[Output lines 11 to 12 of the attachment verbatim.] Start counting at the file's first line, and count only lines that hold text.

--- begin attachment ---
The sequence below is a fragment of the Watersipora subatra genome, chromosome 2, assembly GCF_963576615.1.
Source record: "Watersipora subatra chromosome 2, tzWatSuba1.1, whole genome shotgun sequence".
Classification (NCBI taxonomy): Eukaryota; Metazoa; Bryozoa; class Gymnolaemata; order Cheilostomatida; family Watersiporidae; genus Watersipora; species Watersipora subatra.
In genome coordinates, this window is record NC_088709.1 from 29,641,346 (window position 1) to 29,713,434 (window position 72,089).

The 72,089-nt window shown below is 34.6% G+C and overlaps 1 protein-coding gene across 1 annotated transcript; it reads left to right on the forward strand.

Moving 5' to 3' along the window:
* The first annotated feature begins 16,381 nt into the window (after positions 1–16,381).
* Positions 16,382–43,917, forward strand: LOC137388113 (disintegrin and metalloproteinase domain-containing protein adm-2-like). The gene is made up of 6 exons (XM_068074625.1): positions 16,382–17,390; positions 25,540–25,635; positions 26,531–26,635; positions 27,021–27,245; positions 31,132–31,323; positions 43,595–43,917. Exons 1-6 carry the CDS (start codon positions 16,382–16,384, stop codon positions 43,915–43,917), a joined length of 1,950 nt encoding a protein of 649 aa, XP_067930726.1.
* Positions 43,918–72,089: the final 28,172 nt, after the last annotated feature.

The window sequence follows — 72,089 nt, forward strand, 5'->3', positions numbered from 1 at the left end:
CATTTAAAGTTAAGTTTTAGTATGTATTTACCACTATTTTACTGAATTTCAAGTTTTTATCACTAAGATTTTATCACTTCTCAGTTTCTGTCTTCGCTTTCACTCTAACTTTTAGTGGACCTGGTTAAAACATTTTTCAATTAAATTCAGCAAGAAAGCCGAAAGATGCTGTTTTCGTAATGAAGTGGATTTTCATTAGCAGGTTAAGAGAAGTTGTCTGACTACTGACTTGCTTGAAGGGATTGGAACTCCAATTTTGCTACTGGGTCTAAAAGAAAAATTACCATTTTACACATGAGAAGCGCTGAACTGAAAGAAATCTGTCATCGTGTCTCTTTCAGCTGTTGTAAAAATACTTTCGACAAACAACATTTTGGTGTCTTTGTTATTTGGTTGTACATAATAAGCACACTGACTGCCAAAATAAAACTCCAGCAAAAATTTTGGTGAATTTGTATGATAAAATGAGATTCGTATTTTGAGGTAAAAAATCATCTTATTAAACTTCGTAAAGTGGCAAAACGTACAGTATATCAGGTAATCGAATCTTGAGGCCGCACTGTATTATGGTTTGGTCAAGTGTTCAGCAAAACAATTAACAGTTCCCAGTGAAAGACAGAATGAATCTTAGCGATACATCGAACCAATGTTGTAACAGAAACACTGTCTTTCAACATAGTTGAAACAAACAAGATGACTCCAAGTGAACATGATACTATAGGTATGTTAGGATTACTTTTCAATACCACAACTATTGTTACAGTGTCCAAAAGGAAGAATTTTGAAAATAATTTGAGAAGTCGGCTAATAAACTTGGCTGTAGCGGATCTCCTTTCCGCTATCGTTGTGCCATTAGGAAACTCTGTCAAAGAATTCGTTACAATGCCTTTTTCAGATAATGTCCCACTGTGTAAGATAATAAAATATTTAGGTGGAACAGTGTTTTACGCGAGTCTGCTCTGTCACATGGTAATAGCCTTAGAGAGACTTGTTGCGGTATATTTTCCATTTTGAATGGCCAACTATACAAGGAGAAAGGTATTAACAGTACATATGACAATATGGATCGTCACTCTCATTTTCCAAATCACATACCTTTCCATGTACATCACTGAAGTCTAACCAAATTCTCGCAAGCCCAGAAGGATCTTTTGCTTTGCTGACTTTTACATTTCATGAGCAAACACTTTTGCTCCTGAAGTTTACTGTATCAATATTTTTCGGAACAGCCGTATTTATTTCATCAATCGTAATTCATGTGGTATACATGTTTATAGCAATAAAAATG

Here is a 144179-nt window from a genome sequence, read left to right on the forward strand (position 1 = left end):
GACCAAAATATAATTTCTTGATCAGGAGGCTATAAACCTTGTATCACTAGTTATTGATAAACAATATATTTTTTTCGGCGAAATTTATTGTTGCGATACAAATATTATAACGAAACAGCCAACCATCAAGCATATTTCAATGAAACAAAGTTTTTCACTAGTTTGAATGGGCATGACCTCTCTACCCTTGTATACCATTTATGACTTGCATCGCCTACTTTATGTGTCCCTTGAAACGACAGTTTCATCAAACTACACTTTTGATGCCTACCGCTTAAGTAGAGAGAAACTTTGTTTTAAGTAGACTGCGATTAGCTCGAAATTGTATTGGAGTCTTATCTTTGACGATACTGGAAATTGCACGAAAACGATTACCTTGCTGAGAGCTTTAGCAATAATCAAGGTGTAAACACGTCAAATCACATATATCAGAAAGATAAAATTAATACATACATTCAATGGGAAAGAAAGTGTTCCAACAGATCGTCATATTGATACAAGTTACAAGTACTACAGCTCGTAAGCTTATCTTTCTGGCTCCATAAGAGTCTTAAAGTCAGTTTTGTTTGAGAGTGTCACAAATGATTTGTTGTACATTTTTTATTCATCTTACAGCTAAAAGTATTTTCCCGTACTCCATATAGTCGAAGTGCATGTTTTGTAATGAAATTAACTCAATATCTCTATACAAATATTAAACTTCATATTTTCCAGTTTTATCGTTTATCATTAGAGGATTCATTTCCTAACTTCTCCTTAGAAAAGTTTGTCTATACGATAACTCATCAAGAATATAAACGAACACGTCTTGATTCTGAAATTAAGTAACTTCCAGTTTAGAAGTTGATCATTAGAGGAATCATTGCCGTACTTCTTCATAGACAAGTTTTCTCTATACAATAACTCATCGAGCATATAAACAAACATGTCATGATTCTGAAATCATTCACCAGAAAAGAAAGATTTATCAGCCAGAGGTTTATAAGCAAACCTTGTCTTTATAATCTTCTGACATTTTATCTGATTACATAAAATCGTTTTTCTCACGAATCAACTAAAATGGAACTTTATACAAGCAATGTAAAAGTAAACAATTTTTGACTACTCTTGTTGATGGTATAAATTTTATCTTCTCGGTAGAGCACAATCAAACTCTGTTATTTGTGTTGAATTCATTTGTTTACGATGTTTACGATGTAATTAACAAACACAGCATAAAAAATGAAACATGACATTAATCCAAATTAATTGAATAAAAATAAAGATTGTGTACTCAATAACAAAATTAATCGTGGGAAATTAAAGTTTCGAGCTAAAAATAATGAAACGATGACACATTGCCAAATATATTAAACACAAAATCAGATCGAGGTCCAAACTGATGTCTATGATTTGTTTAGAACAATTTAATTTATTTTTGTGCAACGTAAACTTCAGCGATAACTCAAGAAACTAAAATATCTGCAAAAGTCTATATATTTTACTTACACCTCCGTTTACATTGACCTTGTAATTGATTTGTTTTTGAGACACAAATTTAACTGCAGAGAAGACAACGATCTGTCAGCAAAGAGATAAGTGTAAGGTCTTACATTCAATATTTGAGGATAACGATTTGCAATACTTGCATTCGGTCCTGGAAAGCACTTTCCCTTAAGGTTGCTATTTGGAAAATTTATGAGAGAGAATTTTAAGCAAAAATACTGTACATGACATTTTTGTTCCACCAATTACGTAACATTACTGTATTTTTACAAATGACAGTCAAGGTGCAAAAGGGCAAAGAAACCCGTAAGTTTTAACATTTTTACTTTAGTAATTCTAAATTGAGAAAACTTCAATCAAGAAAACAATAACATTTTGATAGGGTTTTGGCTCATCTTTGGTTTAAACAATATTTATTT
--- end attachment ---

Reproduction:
CATTTAAAGTTAAGTTTTAGTATGTATTTACCACTATTTTACTGAATTTCAAGTTTTTATCACTAAGATTTTATCACTTCTCAGTTTCTGTCTTCGCTTTCACTCTAACTTTTAGTGGACCTGGTTAAAACATTTTTCAATTAAATTCAGCAAGAAAGCCGAAAGATGCTGTTTTCGTAATGAAGTGGATTTTCATTAGCAGGTTAAGAGAAGTTGTCTGACTACTGACTTGCTTGAAGGGATTGGAACTCCAATTTTGCTACTGGGTCTAAAAGAAAAATTACCATTTTACACATGAGAAGCGCTGAACTGAAAGAAATCTGTCATCGTGTCTCTTTCAGCTGTTGTAAAAATACTTTCGACAAACAACATTTTGGTGTCTTTGTTATTTGGTTGTACATAATAAGCACACTGACTGCCAAAATAAAACTCCAGCAAAAATTTTGGTGAATTTGTATGATAAAATGAGATTCGTATTTTGAGGTAAAAAATCATCTTATTAAACTTCGTAAAGTGGCAAAACGTACAGTATATCAGGTAATCGAATCTTGAGGCCGCACTGTATTATGGTTTGGTCAAGTGTTCAGCAAAACAATTAACAGTTCCCAGTGAAAGACAGAATGAATCTTAGCGATACATCGAACCAATGTTGTAACAGAAACACTGTCTTTCAACATAGTTGAAACAAACAAGATGACTCCAAGTGAACATGATACTATAGGTATGTTAGGATTACTTTTCAATACCACAACTATTGTTACAGTGTCCAAAAGGAAGAATTTTGAAAATAATTTGAGAAGTCGGCTAATAAACTTGGCTGTAGCGGATCTCCTTTCCGCTATCGTTGTGCCATTAGGAAACTCTGTCAAAGAATTCGTTACAATGCCTTTTTCAGATAATGTCCCACTGTGTAAGATAATAAAATATTTAGGTGGAACAGTGTTTTACGCGAGTCTGCTCTGTCACATGGTAATAGCCTTAGAGAGACTTGTTGCGGTATATTTTCCATTTTGAATGGCCAACTATACAAGGAGAAAGGTATTAACAGTACATATGACAATATGGATCGTCACTCTCATTTTCCAAATCACATACCTTTCCATGTACATCACTGAAGTCTAACCAAATTCTCGCAAGCCCAGAAGGATCTTTTGCTTTGCTGACTTTTACATTTCATGAGCAAACACTTTTGCTCCTGAAGTTTACTGTATCAATATTTTTCGGAACAGCCGTATTTATTTCATCAATCGTAATTCATGTGGTATACATGTTTATAGCAATAAAAATG

Here is a 144179-nt window from a genome sequence, read left to right on the forward strand (position 1 = left end):